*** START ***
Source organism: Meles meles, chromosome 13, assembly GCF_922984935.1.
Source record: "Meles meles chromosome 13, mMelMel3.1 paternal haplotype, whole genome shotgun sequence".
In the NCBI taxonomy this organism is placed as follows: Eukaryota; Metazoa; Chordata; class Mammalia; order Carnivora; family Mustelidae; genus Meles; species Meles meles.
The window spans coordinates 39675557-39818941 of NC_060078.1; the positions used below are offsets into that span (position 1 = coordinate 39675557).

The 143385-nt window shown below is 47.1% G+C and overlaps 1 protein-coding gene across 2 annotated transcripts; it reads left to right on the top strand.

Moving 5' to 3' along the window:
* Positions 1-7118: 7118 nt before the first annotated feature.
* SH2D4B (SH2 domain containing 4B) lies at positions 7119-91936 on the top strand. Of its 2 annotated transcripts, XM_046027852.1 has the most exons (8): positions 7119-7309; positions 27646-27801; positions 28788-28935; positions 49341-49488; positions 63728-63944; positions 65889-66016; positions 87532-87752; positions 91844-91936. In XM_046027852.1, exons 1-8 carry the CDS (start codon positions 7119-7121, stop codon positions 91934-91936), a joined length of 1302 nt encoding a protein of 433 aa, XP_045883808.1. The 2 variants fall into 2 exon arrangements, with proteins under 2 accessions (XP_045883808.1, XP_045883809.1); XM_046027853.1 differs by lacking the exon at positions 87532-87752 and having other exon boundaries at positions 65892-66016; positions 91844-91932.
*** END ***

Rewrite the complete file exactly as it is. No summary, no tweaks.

Source organism: Meles meles, chromosome 13, assembly GCF_922984935.1.
Source record: "Meles meles chromosome 13, mMelMel3.1 paternal haplotype, whole genome shotgun sequence".
In the NCBI taxonomy this organism is placed as follows: Eukaryota; Metazoa; Chordata; class Mammalia; order Carnivora; family Mustelidae; genus Meles; species Meles meles.
The window spans coordinates 39675557-39818941 of NC_060078.1; the positions used below are offsets into that span (position 1 = coordinate 39675557).

The 143385-nt window shown below is 47.1% G+C and overlaps 1 protein-coding gene across 2 annotated transcripts; it reads left to right on the top strand.

Moving 5' to 3' along the window:
* Positions 1-7118: 7118 nt before the first annotated feature.
* SH2D4B (SH2 domain containing 4B) lies at positions 7119-91936 on the top strand. Of its 2 annotated transcripts, XM_046027852.1 has the most exons (8): positions 7119-7309; positions 27646-27801; positions 28788-28935; positions 49341-49488; positions 63728-63944; positions 65889-66016; positions 87532-87752; positions 91844-91936. In XM_046027852.1, exons 1-8 carry the CDS (start codon positions 7119-7121, stop codon positions 91934-91936), a joined length of 1302 nt encoding a protein of 433 aa, XP_045883808.1. The 2 variants fall into 2 exon arrangements, with proteins under 2 accessions (XP_045883808.1, XP_045883809.1); XM_046027853.1 differs by lacking the exon at positions 87532-87752 and having other exon boundaries at positions 65892-66016; positions 91844-91932.